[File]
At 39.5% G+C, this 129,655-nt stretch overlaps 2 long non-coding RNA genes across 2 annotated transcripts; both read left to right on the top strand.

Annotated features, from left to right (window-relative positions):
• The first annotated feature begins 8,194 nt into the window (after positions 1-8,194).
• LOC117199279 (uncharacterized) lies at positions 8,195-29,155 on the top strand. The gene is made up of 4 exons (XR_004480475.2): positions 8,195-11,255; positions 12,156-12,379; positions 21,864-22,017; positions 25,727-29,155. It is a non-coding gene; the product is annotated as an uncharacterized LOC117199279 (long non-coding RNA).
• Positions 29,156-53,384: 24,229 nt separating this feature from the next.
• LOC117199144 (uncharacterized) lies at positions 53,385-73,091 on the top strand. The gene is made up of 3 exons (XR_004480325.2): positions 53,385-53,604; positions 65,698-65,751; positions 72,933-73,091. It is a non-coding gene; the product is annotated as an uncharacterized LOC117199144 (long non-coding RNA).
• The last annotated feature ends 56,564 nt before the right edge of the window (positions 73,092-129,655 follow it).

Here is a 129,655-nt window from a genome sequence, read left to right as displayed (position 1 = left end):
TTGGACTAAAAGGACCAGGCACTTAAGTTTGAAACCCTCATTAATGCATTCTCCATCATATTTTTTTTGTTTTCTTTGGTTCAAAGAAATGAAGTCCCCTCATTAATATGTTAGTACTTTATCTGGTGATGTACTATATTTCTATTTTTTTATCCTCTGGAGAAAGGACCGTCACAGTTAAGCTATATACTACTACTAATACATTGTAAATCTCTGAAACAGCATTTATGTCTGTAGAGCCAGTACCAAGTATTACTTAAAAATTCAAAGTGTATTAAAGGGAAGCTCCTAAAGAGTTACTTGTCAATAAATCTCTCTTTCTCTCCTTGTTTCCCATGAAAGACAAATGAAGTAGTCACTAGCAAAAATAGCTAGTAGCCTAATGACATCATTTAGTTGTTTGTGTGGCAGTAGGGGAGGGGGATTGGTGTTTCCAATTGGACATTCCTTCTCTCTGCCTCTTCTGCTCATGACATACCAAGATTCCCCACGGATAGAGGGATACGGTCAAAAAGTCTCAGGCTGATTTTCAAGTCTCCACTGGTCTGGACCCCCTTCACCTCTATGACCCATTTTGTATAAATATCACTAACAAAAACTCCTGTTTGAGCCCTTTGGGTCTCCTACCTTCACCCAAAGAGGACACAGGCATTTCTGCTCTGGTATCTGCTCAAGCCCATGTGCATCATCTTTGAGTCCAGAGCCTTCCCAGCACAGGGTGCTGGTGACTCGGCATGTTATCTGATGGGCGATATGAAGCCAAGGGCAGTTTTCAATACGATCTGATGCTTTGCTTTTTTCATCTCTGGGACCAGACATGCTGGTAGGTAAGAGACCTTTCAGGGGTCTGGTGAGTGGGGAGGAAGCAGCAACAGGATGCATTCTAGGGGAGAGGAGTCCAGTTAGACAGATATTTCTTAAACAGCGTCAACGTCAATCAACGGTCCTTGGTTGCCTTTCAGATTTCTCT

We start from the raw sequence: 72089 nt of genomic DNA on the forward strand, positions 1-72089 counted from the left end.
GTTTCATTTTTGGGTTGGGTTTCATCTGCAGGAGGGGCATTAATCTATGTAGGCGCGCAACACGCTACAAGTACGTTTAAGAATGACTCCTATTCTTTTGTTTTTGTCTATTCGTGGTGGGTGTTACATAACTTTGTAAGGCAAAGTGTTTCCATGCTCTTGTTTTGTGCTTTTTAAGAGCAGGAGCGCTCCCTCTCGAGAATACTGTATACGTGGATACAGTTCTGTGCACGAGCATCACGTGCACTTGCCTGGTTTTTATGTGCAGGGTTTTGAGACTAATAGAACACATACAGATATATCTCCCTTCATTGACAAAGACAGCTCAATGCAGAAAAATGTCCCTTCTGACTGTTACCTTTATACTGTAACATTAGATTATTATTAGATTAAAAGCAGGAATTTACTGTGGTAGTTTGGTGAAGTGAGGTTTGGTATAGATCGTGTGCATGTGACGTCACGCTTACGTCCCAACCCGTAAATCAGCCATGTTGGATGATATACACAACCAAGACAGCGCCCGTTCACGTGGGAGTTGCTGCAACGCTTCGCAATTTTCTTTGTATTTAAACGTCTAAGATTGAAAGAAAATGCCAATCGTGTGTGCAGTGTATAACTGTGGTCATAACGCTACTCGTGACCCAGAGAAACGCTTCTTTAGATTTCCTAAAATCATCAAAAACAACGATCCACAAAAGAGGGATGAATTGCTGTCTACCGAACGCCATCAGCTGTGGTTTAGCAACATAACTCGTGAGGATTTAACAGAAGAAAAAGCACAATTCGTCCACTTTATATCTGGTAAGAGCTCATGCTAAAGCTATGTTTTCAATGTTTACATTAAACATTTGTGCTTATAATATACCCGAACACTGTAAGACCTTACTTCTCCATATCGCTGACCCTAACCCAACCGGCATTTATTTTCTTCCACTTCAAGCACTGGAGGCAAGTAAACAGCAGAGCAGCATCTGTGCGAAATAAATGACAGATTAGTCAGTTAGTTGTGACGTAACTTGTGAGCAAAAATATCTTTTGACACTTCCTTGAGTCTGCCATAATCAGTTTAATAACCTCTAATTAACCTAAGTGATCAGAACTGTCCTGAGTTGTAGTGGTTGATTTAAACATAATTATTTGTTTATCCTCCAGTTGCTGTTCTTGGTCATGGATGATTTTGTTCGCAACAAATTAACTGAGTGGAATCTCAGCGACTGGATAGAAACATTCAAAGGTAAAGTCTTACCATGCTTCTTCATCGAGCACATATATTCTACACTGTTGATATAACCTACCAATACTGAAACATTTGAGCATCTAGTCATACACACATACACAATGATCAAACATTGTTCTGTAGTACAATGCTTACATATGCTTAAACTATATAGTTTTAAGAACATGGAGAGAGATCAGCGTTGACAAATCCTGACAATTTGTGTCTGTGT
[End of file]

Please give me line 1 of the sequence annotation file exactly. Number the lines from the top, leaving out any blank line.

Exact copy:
At 39.5% G+C, this 129,655-nt stretch overlaps 2 long non-coding RNA genes across 2 annotated transcripts; both read left to right on the top strand.